16 of 16 people found the following review helpful
Case study of how to empower African farmers,
This review is from: The Last Hunger Season: A Year in an African Farm Community on the Brink of Change (Hardcover)
Chicago Council senior fellow and former Wall Street Journal writer Roger Thurow has published a new book that was on sale during the Council's pre-G8 event.
I strongly recommend it. Thurow follows the lives of farm families in Western Kenya throughout the year 2011 as they struggle to overcome hunger. Their productivity is being greatly enhanced through the "One Acre Fund" (<...>) - a social enterprise founded by Andrew Youn, an American son of Korean immigrant parents that now serves 50,000 families.
Youn has been called the "Paul Farmer of Agriculture" - an individual of unyielding persistence as he and his team overcome logistical barriers to deliver improved seeds and fertilizer (on credit), training and farm insurance to farmers throughout his area.
Those working in African development will recognize much of what One Acre Fund does in Kenya: awakening people to a new possibility, training local facilitators, providing skills in row-planting and microdose fertilizer. Many will also recognize that - as impoverished as the Kenyan villages are - farmers have a profound commitment to securing quality secondary education for their children as their highest aspiration.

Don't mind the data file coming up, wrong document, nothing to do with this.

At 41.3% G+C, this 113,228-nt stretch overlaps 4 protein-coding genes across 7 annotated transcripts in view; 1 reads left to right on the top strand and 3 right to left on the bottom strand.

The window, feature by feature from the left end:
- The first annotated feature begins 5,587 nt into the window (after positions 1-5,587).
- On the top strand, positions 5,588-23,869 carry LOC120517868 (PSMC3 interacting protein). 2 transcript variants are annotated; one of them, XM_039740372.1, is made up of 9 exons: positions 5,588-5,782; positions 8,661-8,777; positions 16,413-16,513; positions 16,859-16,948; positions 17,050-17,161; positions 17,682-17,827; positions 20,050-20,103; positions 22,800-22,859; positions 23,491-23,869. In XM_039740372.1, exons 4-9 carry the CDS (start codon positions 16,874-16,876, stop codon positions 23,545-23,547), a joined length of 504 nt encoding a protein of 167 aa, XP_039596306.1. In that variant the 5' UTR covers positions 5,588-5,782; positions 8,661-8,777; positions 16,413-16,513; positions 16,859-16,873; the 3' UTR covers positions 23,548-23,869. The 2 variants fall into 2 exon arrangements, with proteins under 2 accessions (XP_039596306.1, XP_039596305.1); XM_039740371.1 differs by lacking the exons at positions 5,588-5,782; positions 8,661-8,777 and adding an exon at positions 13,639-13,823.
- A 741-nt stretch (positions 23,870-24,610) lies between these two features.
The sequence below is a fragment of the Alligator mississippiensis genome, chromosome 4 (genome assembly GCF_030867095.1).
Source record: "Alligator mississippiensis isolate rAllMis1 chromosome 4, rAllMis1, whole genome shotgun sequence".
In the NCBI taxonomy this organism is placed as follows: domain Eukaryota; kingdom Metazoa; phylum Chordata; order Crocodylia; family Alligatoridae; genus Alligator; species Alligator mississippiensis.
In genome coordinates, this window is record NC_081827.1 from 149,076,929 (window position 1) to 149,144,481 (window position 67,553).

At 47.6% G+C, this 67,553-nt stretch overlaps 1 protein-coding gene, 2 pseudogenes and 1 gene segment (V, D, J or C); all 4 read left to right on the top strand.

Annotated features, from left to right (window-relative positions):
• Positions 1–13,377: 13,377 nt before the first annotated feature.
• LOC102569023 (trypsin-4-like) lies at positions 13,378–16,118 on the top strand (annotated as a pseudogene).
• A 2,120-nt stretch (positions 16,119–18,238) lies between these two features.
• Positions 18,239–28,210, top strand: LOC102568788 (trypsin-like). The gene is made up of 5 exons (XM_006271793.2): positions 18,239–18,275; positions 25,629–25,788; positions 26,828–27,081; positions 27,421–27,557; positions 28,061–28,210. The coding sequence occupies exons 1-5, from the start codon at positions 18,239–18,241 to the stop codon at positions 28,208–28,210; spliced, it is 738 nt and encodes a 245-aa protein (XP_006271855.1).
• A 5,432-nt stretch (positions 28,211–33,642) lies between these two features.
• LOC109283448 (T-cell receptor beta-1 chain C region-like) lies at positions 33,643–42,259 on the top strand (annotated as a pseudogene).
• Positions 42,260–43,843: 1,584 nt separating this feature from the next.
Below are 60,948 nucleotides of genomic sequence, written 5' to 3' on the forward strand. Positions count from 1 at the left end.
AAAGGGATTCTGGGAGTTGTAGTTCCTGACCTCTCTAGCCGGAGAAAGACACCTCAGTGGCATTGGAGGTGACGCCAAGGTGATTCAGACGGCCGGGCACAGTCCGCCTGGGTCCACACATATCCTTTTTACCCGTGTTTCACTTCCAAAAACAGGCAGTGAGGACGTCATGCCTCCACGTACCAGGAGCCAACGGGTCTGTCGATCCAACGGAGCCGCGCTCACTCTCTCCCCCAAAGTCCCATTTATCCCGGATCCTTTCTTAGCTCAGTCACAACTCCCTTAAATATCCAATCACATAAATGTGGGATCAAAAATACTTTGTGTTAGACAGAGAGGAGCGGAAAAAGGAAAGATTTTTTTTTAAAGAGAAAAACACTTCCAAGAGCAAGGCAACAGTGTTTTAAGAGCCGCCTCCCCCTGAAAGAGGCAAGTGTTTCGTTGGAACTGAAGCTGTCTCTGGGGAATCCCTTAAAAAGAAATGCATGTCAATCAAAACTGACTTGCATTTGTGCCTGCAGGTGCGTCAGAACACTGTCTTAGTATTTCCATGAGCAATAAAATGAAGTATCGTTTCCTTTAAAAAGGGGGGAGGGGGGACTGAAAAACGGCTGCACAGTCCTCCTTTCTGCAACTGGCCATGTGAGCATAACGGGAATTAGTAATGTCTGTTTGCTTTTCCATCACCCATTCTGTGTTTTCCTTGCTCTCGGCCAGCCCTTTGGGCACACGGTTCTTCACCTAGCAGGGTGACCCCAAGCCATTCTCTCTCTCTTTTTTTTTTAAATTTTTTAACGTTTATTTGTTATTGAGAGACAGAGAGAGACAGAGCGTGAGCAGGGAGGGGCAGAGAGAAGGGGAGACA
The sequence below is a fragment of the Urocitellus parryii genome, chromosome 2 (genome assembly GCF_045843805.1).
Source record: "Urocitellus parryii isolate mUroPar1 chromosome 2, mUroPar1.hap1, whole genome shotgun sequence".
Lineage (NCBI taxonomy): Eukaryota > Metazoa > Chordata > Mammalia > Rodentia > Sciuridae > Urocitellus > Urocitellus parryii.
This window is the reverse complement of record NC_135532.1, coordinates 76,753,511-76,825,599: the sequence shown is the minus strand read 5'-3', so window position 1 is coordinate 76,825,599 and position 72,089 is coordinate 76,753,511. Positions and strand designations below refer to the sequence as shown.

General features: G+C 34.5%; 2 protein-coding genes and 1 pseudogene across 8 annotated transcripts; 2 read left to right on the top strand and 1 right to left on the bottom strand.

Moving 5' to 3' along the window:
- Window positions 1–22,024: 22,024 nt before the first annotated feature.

Like Steinbeck, Thurow follows the experiences of four families as they live through the major phases of the cropping year: the land preparation, the planting, the "hunger season," the harvest, and the second planting. He also neatly folds in the historic events unfolding beyond the villages - the famine in Northern Kenya receiving foreign food aid even as Western Kenya has a bumper harvest it cannot sell, Tony Hall fasting to force Congress to not cut food security funding, and the G8 in Paris giving little priority to food security as the global recession deepens.
Thurow writes in a clear, journalistic, page-turning style. This is the kind of book you will want to give to your friends who have had no real exposure to the realities of life in rural Africa, and the heartbreaking choices families must constantly make between buying food or paying school fees or paying for malaria medications.